In times of crisis it is possible to gain legitimacy for dramatic and controversial decisions under the guise of risk management. For example, in response to the refugee situation in the autumn 2015 the government of Sweden launched a dramatic change in Sweden’s immigration policy, challenging the national identity of a society built on equality and solidarity. “We have been too naive“, stated the Swedish Prime Minister Stefan Löfven in November 2015. Since then we have experienced several events where securitization is established as a focal point of current national politics, not least the terror attacks 7th April 2017 and the current military mobilisation.
Gender is very much critical to these shifts and processes, as masculinity constructions are pivotal to politics of securitization. In this paper I suggest that masculinity construction in relation to alarming and haunting threats can be analysed at three different levels. First, masculinity construction can be analysed on an individual or micro level, such as when narratives of haunting threats brings about enthusiasm and instate clear sense of having a slot to fill for certain persons. Second, masculinity can be analysed at a meso level of organizations. The organisations engaged in response to risk and crisis situations reflect and reproduce the general gender segregation of professions. Specific masculine coded and male dominated professions tend to gain central functions, such as firefighters, the police and the military. Third, masculinity can be analysed at a macro level, such as in the form of the temporal structures that privilege a focus on sudden and dramatic events rather than diffuse or slowly evolving crisis situations.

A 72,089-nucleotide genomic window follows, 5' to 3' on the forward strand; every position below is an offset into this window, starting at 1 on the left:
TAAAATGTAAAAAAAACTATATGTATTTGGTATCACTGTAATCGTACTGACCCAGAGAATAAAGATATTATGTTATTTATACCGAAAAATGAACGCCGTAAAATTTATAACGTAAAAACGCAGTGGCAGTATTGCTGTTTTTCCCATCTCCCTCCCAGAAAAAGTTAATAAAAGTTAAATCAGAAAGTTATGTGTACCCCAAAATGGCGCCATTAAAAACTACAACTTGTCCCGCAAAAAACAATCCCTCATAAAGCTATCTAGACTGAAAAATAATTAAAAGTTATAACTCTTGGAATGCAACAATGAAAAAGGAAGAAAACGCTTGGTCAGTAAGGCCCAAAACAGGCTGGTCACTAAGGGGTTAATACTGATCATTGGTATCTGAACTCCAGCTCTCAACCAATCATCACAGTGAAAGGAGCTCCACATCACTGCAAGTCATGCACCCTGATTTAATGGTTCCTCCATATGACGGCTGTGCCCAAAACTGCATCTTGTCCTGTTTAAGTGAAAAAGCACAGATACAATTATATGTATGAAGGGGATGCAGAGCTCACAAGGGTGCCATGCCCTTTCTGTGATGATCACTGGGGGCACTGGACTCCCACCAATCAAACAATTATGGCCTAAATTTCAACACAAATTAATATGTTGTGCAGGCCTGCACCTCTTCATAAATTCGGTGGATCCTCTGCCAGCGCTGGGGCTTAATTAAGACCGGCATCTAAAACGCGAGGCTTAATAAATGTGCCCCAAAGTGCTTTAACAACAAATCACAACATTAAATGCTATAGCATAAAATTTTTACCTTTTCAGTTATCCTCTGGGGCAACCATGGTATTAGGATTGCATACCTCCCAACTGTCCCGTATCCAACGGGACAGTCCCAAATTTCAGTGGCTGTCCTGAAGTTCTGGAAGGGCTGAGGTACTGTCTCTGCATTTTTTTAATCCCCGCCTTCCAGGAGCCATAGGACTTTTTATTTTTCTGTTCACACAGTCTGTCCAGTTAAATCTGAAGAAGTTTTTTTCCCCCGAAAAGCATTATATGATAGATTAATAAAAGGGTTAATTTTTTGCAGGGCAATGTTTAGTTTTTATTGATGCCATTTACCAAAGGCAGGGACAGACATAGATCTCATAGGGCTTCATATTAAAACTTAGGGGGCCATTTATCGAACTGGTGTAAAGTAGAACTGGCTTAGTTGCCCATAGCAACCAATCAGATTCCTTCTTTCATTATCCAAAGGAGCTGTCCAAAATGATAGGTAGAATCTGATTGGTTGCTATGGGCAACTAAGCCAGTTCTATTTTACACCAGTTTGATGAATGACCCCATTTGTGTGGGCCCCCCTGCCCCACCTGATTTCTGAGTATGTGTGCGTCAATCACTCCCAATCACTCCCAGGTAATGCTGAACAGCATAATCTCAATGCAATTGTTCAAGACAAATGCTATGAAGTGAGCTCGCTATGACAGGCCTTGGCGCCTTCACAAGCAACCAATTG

The paper that will be presented is an elaboration of how these theoretical perspectives can be used in studies of crisis management and work with enhancing societal crisis preparedness. It is based on an ongoing research project called Power and norms in the work with achieving direction and collaboration during crisis (MaNISK) funded by the Swedish Contingency Agency during 2017-2022.